Lift off 2 x 2 litre

These are photographs taken of the first launches of the 2 x 2 litre rocket which flew to around 250 feet.

Typical set of rockets for a day's launching. The 1 litre and 1 litre 'Egglofters' together with the 2 x 2 litre rocket and a bottle of water with food colouring in it.

Off to the right of the launcher, the release string extends for a further 20 metres or so along firm ground so that the person who pumps up the pressure (me) does not slip in the mud if he has to hurry back for some reason.

The 2 x 2 litre and the 1 litre 'Egglofter' are both already filled and have been take to the launch site with tops on. Doing this gives an extra launch per rocket.

This is it. All ready to go, sitting with 1.6 litres of water in the lower bottle.

Note that the plastic sleeve on the launcher fits up, inside the skirt of the rocket with plenty of clearance. This launcher, even with its temporary mounting on a swingball base, can take rockets with skirts upto a foot long.

Also visible in this picture is the bulge in the gaffer tape on the left CD ROM where the loose end of the cable tie goes. This helps to keep the fin in a reasonable position. Note that the cable ties fit around the skirt in a place that is not in direct contact with the pressurised bottle.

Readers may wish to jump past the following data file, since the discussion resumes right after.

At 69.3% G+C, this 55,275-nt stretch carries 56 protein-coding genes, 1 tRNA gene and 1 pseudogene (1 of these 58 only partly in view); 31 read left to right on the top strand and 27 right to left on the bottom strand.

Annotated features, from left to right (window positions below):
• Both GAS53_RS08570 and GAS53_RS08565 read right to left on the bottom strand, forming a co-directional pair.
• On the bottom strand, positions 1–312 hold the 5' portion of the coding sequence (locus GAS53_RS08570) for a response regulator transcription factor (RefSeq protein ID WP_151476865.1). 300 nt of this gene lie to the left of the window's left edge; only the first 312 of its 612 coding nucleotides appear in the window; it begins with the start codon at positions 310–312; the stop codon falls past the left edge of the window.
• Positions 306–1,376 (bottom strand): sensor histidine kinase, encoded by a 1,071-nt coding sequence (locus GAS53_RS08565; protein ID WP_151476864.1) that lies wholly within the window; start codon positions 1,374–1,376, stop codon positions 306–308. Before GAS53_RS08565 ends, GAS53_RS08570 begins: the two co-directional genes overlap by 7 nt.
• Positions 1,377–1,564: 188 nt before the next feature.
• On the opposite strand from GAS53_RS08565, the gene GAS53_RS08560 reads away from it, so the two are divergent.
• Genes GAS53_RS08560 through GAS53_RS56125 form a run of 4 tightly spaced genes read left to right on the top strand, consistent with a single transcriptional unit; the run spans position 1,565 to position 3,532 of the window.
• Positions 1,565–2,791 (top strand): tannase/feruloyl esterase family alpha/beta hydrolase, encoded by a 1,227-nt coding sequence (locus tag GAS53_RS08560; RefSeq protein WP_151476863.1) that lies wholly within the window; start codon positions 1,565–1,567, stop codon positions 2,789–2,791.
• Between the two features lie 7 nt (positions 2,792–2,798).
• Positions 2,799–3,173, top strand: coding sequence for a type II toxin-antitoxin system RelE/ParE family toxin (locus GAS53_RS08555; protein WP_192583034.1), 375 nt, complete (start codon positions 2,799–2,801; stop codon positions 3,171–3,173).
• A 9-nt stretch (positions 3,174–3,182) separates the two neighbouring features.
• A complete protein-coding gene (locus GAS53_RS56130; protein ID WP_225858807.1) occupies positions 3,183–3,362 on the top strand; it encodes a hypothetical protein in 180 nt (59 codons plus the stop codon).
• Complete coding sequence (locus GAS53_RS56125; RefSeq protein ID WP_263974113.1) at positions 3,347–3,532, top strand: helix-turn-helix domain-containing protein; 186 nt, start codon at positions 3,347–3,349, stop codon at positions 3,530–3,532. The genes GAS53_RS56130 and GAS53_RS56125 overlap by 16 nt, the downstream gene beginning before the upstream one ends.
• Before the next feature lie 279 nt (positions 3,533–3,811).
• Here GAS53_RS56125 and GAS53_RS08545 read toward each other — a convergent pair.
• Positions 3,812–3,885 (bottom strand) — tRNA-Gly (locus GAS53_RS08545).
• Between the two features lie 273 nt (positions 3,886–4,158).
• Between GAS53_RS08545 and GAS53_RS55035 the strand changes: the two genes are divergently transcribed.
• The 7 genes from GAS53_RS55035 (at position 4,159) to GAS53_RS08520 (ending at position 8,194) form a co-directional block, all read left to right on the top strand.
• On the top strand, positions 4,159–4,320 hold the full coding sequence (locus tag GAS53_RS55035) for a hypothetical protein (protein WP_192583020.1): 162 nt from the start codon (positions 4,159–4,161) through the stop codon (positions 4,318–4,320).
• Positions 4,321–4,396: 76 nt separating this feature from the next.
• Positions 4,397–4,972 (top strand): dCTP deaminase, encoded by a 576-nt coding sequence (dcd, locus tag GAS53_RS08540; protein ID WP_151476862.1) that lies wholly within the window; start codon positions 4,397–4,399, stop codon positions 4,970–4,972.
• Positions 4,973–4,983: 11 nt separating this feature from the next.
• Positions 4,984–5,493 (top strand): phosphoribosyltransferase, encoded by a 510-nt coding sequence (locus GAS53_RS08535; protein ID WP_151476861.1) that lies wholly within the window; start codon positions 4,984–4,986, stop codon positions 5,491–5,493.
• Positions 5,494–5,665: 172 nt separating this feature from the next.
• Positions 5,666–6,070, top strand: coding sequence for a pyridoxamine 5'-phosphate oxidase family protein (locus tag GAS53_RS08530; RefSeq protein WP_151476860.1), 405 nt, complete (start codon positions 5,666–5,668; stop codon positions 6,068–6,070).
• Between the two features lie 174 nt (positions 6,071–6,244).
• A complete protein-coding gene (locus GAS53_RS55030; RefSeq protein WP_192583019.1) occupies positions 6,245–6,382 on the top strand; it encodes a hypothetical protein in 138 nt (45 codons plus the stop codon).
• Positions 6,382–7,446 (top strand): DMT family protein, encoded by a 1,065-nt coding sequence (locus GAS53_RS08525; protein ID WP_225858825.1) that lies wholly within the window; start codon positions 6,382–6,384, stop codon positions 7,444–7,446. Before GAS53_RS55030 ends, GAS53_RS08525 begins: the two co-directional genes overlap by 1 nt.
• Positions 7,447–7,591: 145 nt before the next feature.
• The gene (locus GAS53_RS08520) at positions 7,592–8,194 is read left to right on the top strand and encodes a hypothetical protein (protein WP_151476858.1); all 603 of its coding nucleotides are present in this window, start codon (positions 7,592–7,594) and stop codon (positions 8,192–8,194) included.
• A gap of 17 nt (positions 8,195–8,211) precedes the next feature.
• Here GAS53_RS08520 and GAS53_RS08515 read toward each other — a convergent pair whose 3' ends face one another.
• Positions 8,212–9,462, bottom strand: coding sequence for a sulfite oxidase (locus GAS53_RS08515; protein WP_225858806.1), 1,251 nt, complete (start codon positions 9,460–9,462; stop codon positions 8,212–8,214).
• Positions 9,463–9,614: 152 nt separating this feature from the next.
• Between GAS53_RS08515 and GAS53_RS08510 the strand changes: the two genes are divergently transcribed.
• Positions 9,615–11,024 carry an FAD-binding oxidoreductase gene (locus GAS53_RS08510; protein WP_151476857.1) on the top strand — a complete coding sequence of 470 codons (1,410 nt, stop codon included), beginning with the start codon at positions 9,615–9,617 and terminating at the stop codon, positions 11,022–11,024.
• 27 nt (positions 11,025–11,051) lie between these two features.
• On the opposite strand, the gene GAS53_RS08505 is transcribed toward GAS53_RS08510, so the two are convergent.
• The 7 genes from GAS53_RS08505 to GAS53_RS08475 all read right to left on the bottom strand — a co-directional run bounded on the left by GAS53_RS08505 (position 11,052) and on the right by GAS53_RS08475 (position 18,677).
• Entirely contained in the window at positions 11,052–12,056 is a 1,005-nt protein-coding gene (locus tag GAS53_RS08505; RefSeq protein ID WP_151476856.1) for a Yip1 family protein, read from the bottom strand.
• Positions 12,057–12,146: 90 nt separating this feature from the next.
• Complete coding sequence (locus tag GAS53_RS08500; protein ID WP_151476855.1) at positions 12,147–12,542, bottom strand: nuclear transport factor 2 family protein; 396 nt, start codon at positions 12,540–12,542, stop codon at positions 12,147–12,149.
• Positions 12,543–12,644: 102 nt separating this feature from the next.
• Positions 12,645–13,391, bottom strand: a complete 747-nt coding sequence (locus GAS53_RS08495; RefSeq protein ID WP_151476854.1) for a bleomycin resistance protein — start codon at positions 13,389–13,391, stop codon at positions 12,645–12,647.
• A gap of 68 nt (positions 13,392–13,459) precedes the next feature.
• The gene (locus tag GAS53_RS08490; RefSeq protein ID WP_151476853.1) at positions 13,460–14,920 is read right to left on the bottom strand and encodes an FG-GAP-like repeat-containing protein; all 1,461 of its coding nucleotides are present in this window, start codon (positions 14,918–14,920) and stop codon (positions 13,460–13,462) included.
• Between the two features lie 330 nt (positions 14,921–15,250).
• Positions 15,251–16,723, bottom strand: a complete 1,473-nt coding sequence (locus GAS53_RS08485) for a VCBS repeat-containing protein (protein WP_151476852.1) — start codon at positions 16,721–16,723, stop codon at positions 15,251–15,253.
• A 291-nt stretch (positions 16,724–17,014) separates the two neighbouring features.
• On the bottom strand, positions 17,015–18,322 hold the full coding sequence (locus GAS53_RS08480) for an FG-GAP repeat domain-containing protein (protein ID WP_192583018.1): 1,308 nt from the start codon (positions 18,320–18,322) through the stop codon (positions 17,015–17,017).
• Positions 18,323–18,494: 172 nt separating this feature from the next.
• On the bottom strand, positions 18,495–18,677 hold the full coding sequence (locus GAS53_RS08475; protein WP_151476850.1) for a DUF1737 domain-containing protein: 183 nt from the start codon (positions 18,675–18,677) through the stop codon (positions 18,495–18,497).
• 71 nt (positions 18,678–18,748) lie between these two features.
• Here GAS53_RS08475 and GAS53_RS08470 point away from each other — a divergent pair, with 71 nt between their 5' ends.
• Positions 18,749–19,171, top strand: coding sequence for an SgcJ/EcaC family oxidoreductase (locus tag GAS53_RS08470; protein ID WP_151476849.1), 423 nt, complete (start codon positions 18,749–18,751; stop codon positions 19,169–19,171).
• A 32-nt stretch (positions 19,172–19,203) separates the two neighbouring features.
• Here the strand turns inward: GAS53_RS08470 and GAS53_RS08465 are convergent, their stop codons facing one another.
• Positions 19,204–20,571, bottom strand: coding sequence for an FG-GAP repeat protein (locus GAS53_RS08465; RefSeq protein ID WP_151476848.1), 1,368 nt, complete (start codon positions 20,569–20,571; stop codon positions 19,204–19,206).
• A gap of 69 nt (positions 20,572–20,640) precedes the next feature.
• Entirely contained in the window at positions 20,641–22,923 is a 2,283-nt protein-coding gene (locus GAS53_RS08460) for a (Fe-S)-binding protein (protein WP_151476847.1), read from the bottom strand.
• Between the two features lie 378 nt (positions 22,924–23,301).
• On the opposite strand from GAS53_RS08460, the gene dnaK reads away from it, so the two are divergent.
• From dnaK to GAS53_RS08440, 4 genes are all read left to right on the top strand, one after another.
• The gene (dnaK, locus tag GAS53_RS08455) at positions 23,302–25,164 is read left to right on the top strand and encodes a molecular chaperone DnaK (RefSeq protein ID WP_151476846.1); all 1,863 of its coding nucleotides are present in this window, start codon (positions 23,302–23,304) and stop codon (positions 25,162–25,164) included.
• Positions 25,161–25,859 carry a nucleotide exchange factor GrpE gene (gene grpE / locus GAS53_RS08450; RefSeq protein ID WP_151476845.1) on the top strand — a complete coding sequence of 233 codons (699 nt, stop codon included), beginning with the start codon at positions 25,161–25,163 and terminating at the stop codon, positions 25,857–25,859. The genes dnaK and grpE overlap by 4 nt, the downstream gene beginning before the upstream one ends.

In addition to this, the waist in the middle, supporting section can be seen and the fact that the upper bottle is not taped in place. By keeping the upper bottle free in this way, it may be replaced if it becomes unacceptably damaged.

This is a photograph of the 2 x 2 litre rocket that has been enhanced with edge detection again.

On the left, the green dyed spray is clearly visible although, again, the rocket is blurred because of the combined movement of the rocket and the camera.

On the right, the edge detect has picked up the shape of the spray above the level of the horizon and shows that the compressed air from the rocket has blown back the very top of the column of water to form the cone shape that is visible.

To the great amusement of the people playing football on the adjacent fields, the ground crew counted down at the tops of their voices bofore the rocket went off.

The rocket stayed in the air for around 9 seconds - taking 5 seconds to get from apogee back to earth

When it did get back to earth, it did so at quite a speed.

If this sort of damage is too great (this one survived a pressure test and went on to perform many more launches and has only recently been retired - I needed the parts for something else) then the top bottle can simply be unscrewed and replaced

Next project on the list is a recovery system.


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